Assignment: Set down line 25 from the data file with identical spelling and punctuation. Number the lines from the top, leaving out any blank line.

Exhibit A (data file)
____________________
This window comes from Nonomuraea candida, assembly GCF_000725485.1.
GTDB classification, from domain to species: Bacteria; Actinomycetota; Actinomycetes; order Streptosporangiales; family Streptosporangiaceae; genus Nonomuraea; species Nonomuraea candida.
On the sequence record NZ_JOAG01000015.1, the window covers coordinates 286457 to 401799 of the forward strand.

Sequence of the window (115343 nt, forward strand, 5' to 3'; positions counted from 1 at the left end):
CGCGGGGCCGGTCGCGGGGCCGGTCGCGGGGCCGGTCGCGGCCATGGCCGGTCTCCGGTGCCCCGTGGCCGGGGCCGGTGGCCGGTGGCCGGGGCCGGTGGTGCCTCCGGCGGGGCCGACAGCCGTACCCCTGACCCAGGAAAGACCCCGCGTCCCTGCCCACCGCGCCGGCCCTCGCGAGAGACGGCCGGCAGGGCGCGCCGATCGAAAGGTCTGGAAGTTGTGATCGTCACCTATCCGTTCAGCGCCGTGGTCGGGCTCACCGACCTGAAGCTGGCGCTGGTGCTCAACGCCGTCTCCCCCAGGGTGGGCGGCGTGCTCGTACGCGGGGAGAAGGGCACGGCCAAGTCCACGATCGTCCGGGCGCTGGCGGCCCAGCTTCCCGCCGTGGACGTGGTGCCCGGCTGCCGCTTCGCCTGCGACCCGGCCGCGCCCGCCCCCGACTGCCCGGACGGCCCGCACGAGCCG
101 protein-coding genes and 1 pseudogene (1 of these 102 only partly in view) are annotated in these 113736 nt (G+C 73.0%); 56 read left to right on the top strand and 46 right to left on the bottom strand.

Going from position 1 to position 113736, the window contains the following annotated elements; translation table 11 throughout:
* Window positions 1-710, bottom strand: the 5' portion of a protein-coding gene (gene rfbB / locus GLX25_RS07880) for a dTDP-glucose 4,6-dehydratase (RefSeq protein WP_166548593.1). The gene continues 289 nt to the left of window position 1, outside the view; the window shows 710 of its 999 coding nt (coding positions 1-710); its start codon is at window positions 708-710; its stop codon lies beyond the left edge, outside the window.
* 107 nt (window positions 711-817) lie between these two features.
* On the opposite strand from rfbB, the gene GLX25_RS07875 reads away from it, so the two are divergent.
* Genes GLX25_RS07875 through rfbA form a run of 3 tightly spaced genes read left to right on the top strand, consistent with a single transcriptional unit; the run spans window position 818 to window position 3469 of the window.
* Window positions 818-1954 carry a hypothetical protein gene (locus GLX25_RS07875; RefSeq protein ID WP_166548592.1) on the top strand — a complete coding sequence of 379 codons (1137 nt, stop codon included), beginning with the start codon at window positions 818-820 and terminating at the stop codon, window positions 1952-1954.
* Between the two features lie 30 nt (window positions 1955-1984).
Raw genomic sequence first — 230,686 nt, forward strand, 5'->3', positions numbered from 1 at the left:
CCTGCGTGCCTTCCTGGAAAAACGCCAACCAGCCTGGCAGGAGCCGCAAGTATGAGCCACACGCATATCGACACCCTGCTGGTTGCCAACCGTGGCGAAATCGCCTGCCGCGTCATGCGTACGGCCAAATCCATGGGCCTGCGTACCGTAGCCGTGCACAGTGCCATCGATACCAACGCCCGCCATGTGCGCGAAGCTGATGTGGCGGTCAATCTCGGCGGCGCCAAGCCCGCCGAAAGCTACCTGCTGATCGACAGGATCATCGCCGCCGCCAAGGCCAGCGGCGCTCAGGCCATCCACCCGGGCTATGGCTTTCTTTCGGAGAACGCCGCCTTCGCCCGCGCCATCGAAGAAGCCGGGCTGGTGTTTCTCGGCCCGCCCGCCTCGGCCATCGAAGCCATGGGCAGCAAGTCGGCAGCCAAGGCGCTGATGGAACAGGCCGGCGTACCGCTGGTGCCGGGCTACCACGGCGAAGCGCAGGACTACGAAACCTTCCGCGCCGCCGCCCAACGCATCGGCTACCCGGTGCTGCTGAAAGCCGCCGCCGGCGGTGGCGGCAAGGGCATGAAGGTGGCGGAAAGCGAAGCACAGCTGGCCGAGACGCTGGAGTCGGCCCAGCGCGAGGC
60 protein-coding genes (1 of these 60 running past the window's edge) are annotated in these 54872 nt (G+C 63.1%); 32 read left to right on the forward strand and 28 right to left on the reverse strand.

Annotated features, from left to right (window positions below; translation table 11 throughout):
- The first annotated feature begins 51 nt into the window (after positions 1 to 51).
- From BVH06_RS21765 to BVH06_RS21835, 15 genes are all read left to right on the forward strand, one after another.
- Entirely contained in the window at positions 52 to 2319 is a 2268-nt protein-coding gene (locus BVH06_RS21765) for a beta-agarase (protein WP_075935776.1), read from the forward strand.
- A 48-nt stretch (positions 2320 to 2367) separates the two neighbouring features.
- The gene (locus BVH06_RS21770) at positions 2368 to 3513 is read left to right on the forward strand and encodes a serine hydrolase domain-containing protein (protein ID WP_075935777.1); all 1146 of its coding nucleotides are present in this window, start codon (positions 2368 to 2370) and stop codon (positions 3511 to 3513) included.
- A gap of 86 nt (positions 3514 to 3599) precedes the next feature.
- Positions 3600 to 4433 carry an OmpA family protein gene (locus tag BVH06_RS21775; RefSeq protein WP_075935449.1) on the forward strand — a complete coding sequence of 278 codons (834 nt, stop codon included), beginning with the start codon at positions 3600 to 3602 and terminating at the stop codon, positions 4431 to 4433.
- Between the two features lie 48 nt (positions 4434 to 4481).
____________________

- Between the two features lie 48 nt (positions 4434 to 4481).